Penne/Italy: The fashion house Brioni is best known for dressing James Bond in black tie and creating hand-sewn custom suits that start out at $4,000 (Rs1.9 lakh) and run as high as $47,000. But this fall it is adding something a lot more humble to its line-up: a T-shirt.
With luxurious touches such as hand-stitched Italian embroidery and a price tag of $250, it won’t be an ordinary T-shirt, of course. Still, while other high-end Italian fashion companies such as Armani and Ermenegildo Zegna crossed that threshold years ago, it will be the first offering of its kind for Brioni, whose image—and profits—have been built on formal wear and dressing rich Town and Country-style men since its founding in 1945.
Cut above: A teacher (left) explains the art of tailoring to a student at the Brioni tailoring school in Penne. Chris Warde-Jones/The New York Times
As such, it’s a telling sign of how both the financial crisis and changing consumer habits are forcing even the most conservative, family-owned luxury goods makers to adapt to a new world.
Unlike such bigger rivals as Zegna, Brioni has refused to move any of its manufacturing out of Italy to cheaper locales such as Mexico.
Nonetheless, the fashion fallout from the global financial crisis has reached even into the rolling hills of the Abruzzo region two-and-a-half hours east of Rome, where tailors still start their careers as teenage apprentices and pictures of patron saints adorn the walls of the company’s main workshop here.
While the company, which is private, won’t make any specific predictions about its financial performance this year, it concedes the environment is difficult.
“Knock on wood, we will be profitable in 2009,” said the company’s top executive, Andrea Perrone, whose grandfather co-founded Brioni.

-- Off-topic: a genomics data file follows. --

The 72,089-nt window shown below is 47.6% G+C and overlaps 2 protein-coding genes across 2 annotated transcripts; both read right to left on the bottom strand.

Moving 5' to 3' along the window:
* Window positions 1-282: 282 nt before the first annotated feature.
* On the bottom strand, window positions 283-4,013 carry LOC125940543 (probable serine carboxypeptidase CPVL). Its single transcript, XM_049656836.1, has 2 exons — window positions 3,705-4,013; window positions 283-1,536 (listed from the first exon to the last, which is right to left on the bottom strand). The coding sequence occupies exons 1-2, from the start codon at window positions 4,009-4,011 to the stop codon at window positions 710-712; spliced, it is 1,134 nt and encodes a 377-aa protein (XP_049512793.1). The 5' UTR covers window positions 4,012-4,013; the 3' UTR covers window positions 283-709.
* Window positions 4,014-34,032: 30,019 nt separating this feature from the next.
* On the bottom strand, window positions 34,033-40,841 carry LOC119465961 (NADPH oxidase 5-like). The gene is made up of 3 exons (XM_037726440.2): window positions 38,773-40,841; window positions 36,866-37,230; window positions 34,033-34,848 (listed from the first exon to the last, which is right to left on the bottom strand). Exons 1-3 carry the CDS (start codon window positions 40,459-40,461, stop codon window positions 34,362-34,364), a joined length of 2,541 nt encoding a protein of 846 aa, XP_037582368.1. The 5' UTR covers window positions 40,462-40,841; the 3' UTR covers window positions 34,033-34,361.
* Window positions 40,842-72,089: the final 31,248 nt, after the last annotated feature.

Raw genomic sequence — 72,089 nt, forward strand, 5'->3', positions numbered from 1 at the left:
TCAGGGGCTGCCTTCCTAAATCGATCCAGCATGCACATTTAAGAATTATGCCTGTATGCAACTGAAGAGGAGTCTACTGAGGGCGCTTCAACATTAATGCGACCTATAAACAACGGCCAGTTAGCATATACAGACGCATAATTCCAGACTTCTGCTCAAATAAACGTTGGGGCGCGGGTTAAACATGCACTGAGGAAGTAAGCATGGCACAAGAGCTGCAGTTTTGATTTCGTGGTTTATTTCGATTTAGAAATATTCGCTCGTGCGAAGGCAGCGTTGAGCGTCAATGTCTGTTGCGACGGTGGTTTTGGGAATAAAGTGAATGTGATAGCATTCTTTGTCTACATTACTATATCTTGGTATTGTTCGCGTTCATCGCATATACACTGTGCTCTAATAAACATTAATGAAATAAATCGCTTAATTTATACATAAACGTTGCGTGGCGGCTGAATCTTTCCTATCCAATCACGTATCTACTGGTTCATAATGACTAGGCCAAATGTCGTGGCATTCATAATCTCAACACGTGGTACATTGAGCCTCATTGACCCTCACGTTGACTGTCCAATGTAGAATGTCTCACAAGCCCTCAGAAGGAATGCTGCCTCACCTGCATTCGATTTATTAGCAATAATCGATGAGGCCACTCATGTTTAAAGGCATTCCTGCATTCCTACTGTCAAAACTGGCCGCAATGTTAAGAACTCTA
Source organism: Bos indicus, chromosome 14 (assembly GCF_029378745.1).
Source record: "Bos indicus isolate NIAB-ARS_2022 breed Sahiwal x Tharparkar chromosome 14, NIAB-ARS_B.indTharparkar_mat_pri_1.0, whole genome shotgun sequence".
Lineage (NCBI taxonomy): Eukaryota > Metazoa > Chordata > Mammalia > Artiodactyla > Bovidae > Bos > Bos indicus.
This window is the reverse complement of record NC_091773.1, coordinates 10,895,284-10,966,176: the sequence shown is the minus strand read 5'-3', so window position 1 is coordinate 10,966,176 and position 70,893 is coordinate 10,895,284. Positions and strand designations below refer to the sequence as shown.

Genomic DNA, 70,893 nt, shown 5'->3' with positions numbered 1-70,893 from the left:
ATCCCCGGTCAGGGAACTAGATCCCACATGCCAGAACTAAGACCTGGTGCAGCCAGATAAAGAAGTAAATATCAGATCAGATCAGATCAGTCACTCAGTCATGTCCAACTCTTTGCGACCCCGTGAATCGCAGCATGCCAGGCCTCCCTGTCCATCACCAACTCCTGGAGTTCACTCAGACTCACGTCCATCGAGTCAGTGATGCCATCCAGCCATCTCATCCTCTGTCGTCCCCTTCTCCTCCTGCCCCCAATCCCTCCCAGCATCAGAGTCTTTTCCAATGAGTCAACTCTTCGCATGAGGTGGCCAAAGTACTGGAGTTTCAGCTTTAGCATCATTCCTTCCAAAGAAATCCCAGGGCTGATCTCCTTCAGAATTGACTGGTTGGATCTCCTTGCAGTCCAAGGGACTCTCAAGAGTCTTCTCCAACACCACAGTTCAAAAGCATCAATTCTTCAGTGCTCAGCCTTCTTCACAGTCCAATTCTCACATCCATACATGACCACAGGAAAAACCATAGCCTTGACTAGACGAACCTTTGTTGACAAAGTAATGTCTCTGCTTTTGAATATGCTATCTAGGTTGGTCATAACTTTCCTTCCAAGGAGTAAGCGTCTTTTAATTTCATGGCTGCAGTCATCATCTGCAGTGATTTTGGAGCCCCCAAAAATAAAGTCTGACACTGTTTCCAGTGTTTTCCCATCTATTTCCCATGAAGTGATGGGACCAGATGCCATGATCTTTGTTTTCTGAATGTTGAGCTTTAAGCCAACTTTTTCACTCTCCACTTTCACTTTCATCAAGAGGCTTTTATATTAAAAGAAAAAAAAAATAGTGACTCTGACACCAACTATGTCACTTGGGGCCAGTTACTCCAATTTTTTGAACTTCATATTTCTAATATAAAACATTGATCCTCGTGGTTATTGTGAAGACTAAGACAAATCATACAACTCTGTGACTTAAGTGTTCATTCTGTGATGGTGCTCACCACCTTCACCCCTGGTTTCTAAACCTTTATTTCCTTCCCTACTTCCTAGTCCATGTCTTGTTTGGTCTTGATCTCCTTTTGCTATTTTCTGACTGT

Brioni said it managed to make a healthy profit last year. The company said it earned €32 million (Rs217 crore) before interest, taxes, depreciation and amortization, on revenue of about €200 million, roughly in line with its results in 2007. The introduction of the T-shirt coincides with the rise of a new generation at Brioni, whose tailors regularly measure the likes of Nelson Mandela, Donald Trump and Prince Andrew for suits and tuxedos. “It’s a provocation for the market,” said Perrone, who is 39. “It shows we can do everything from the shoes all the way to the hat.”
The T-shirt is “a sign Brioni is focusing on a younger clientele and a sign that their loyal clients have changed their lifestyle a lot,” said Armando Branchini, a professor of management at Bocconi University in Milan, who also serves as the executive director of the Altagamma Foundation, an association of Italian luxury goods makers.
The new T-shirt is also a departure for Brioni while still reflecting its tradition.
“It should feel different from Hanes,” sniffed Perrone, a soft-spoken, aristocratic heir who became Brioni’s first sole chief executive last month after being one of a triumvirate of top executives who ran the company since 2006.
“Even if you’re committed to your heritage, you have to be aware of where the market is going,” added Perrone, running his hand over the La Dolce Vita-era Brioni labels from the 1950s and 1960s that adorn the new T-shirt.
The top end of the formal wear market is contracting faster than the general men’s wear segment, according to Claudia D’Arpizio, a partner at the consulting firm Bain and Co., who tracks the luxury goods industry. “If you have plenty of beautiful suits in your wardrobe, you can postpone a purchase,” she said.
So, while Brioni’s T-shirt and its expensive blue jeans with crocodile piping may never end up in the bargain bin, they are much more appealing to the wealthy in these cost-conscious times and should help Brioni reach beyond its traditional clientele.
“Suits are the DNA of the brand but the casual component is the faster-selling part of the business,” said Russ Patrick, a senior vice-president with Neiman Marcus. Last spring, the department store chain had to reorder Brioni jeans, which cost at least $300 a pair, after several popular sizes sold out.